Imaging pregnant patients comes with several challenges, in terms of the type of pathology (maternal, fetal or placental), choosing the optimal imaging modality and minimizing the radiation risk. Radiation exposure information is sometimes limited and confusing, for both referring physicians and patients, and may lead to uninformed decisions on the appropriateness and risks of the exam. Overestimating a negligible risk following a low radiation dose can induce excessive and unnecessary anxiety among patients or delay diagnosis and treatment. Underestimation of the risk can result in fetal non-carcinogenic (teratogenic) effects and both fetal and maternal carcinogenic effects.
Fetal radiation doses, above 100 and 150 mGy respectively, bear a potential and high non-carcinogenic risk. The reported lifetime attributable risk of cancer incidence for fetuses exposed to ionizing radiation (X-ray and computed tomography) ranges between 2.5 and 5% per 100 mSv. Magnetic resonance (MR) imaging (1.5 and 3.0 Tesla) can be performed in all trimesters if deemed clinically necessary (and no delay until completion is possible) and ideally as an adjunct to initial ultrasound evaluation. Although no teratogenic adverse effects are reported for iodinated and gadolinium based contrast agents, informed consent is recommended when their use is considered clinically necessary.
A typical example of the use of abdominal computed tomography in pregnant patients is a severe/high-velocity trauma.
Placental pathology is often less known by radiologists. Following an inconclusive sonographic examination, MR is the imaging modality of choice for the placenta. A minimal MR checklist should examine the location and morphology of the placenta, document placental and umbilical cord anomalies and look for placental invasion. The MR key signs of placental invasion are an abnormal uterine bulging, heterogeneity of the signal intensity within the placenta, and the presence of dark intraplacental bands on T2-images. One should note that radiological techniques often fail to accurately determine the extent of placental invasion.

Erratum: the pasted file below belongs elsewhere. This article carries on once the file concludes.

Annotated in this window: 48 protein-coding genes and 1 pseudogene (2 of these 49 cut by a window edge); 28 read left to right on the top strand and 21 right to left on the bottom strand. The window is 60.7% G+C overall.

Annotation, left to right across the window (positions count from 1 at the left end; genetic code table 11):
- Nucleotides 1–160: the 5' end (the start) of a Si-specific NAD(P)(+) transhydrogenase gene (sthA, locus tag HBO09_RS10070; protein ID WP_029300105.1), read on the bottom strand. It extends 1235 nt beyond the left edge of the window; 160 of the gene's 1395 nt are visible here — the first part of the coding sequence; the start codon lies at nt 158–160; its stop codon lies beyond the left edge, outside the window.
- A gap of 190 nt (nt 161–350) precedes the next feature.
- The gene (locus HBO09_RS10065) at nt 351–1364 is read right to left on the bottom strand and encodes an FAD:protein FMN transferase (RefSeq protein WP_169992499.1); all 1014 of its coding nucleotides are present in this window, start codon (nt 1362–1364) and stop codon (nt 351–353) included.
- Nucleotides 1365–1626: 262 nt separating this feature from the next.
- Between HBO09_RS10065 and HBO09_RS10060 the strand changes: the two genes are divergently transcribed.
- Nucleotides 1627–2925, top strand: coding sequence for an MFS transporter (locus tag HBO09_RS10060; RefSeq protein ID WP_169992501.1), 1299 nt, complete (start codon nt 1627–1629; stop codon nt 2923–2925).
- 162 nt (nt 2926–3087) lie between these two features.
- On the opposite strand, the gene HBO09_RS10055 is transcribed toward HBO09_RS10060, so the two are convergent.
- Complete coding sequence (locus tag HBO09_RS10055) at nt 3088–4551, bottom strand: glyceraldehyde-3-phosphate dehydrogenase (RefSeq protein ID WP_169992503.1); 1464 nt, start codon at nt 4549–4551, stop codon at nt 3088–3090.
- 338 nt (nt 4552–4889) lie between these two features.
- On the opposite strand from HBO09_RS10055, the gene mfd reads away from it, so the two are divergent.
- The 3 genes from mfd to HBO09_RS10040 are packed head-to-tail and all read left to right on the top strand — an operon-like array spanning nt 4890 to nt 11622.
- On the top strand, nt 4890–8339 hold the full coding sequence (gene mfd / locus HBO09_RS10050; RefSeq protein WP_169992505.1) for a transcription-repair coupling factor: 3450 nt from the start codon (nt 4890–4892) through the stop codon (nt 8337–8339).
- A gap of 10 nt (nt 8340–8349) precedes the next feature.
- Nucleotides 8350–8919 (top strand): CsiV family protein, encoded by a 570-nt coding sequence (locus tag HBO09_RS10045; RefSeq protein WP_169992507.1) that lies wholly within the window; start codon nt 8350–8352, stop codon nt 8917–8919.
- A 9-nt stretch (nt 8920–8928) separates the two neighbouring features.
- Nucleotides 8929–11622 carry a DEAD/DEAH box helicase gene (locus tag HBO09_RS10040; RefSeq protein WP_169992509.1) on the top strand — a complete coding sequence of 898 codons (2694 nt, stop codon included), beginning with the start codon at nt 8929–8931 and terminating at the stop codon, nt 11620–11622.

Fetopelvic disproportion, particularly in primigravida, typically presents late in pregnancy. Maternal pelvimetry might be a helpful adjunct to clinical parameters and examination. X-ray pelvimetry should be avoided, because of the relatively low accuracy of the modality, the high interobserver variability and the use of ionizing radiation. MR is the modality of choice to measure the pelvic diameters and if not available, low-dose computed tomography might be an alternative. When using pelvimetry reference values, one should pay attention to the number of participants included in the study, the imaging modality used in the study and the reason for pelvimetric imaging of the patient group (e.g. spontaneous deliveries, suspected fetal-pelvic disproportion, all referred patients, etc.).
The author declares that they have no competing interests.